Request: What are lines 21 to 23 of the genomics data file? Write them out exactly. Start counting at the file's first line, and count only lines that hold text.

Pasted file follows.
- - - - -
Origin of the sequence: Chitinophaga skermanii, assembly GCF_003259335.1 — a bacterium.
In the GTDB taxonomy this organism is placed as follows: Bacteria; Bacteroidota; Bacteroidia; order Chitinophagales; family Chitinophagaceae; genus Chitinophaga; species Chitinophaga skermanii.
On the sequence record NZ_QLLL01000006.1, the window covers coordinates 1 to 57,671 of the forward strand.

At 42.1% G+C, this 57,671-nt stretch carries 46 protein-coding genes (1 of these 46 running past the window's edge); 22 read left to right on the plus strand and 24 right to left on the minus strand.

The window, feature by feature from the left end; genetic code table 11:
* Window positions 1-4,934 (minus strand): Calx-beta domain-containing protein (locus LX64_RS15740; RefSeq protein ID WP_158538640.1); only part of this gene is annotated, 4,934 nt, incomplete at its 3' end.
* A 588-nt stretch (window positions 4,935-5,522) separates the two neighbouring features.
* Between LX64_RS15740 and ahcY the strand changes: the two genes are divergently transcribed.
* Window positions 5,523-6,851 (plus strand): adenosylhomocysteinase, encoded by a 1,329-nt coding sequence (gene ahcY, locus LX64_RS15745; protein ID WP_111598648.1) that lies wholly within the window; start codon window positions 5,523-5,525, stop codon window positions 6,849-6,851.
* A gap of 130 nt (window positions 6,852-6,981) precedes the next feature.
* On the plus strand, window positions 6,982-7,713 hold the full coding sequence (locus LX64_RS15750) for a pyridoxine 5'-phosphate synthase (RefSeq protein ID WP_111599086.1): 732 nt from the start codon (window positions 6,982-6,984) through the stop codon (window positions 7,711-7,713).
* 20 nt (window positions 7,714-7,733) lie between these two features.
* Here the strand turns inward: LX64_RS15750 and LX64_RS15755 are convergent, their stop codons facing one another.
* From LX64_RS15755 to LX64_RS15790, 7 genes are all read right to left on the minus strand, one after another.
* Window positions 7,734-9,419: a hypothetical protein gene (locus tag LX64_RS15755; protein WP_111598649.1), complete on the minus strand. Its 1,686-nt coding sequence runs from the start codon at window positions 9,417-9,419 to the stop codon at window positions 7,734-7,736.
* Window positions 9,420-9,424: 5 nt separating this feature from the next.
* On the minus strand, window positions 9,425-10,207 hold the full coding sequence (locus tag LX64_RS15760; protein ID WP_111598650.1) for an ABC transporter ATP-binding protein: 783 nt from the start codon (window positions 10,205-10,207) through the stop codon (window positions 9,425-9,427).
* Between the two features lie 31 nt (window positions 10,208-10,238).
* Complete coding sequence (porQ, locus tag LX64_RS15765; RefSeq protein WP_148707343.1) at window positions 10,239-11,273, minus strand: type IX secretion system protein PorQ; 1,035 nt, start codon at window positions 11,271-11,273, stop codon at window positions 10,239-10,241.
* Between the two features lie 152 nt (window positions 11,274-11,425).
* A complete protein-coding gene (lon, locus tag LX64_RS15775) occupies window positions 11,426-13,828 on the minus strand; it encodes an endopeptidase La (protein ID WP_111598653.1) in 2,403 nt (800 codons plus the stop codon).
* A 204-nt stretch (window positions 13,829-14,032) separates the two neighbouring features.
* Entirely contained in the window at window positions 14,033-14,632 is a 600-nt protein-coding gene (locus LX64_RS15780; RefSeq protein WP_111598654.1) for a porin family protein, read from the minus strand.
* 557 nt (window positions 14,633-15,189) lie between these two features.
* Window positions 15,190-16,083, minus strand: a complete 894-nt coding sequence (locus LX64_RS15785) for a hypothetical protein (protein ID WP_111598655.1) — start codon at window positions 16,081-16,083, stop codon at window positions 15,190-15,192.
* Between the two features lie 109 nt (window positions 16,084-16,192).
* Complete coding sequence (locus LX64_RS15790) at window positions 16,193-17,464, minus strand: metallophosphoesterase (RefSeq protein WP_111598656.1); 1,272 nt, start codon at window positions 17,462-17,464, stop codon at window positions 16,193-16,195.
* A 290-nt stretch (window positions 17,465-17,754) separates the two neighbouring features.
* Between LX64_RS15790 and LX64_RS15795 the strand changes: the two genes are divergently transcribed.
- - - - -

* A complete protein-coding gene (lon, locus tag LX64_RS15775) occupies window positions 11,426-13,828 on the minus strand; it encodes an endopeptidase La (protein ID WP_111598653.1) in 2,403 nt (800 codons plus the stop codon).
* A 204-nt stretch (window positions 13,829-14,032) separates the two neighbouring features.
* Entirely contained in the window at window positions 14,033-14,632 is a 600-nt protein-coding gene (locus LX64_RS15780; RefSeq protein WP_111598654.1) for a porin family protein, read from the minus strand.